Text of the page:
A stupid way to do variable # of arguments?

Tom Haapanen [DCS] haapanen at watdcsu.UUCP
Thu Aug 23 04:11:03 AEST 1984


I missed a part of the discussion on variable arguments, so maybe my
idea isn't new.  Even more likely it's awkward and maybe even
impossible.  However, here goes:

- Specify a reserved word, maybe `varargs'.

- When you wish to call a variable argument function, do something

int i, j;
float x, y;
long l;
foo(varargs, i, x, l, y, ..)

- When you declare foo, do:

foo(argp, argv)
char *argp;
char *argv[];
{ ...

- OK, so what will happen here is that the 'varargs' tells 'C' that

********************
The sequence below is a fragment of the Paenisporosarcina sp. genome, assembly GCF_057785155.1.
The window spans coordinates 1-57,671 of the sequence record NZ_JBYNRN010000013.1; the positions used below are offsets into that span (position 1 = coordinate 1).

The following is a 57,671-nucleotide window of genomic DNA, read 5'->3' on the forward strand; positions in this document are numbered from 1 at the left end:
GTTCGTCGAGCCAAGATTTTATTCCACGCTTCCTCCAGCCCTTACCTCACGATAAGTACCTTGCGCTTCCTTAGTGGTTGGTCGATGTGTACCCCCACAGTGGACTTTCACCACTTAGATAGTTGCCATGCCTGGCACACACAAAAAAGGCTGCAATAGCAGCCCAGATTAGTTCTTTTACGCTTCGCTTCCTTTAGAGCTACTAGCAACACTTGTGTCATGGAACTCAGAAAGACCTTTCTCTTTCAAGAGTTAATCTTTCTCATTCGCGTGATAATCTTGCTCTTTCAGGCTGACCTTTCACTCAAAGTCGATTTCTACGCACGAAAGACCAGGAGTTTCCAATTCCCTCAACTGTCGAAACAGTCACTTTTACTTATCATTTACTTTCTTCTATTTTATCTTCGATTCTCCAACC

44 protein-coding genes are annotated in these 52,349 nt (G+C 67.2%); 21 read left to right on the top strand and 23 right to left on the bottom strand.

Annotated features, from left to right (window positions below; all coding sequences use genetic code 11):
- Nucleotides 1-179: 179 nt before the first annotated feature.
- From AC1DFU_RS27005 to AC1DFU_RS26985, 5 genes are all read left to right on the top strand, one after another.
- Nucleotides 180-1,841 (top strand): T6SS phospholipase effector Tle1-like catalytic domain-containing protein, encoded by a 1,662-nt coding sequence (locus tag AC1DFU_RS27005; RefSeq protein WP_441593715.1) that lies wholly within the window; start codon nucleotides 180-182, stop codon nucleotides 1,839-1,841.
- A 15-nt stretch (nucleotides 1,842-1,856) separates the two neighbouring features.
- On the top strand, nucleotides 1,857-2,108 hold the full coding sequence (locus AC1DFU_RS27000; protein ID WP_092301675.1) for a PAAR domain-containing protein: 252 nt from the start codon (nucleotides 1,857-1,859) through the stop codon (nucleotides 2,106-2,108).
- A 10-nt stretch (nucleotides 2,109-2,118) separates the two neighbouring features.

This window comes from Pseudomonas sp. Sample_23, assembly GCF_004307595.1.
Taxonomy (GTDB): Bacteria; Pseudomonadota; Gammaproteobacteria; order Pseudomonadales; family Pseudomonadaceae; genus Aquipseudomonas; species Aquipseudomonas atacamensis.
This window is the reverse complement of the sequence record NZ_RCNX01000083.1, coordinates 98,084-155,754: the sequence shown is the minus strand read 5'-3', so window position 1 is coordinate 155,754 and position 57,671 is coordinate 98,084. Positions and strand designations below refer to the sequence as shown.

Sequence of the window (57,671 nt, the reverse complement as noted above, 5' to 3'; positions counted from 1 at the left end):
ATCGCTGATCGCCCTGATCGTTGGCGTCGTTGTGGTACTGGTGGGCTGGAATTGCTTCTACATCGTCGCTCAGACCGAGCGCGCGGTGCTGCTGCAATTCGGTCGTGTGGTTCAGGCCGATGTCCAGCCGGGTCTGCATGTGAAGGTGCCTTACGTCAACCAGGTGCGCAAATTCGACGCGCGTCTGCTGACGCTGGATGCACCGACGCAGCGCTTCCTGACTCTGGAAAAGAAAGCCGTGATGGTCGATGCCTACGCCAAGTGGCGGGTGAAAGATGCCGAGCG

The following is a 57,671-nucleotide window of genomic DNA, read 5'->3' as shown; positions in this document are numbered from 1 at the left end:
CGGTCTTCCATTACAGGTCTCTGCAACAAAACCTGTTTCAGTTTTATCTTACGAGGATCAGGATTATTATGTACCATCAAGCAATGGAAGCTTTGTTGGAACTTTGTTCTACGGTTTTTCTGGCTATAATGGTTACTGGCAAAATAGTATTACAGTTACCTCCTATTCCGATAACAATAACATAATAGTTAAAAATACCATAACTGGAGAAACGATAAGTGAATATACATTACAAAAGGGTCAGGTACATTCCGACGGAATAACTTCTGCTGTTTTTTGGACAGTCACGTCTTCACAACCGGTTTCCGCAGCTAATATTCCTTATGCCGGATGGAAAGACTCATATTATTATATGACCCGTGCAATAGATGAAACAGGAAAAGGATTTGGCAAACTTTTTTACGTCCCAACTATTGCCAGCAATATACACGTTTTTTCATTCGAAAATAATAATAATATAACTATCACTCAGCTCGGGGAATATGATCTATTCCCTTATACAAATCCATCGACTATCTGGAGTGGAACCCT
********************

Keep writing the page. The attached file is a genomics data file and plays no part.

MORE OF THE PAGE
this is a special case.  What 'C' will do upon calling the function is
set up an array of pointers to the parameters (in argv), as well as a
descriptor string (in argp).  The argp string could be of printf/scanf
type, or it could just be a string of single character descriptors
(f=float, d=double, i=int, l=long, c=char).  Naturally, the called
function would stilll have to do some processing to pull out the
parameters, but it would be easier than it is now.  You'd also have to
typecast each element of the pointer array, I guess.

Can anybody tell me (preferably by mail) why this would never work
(besides being clumsy)?  Thanks.

	Tom Haapanen
	University of Waterloo
	I never claimed I understood anything...

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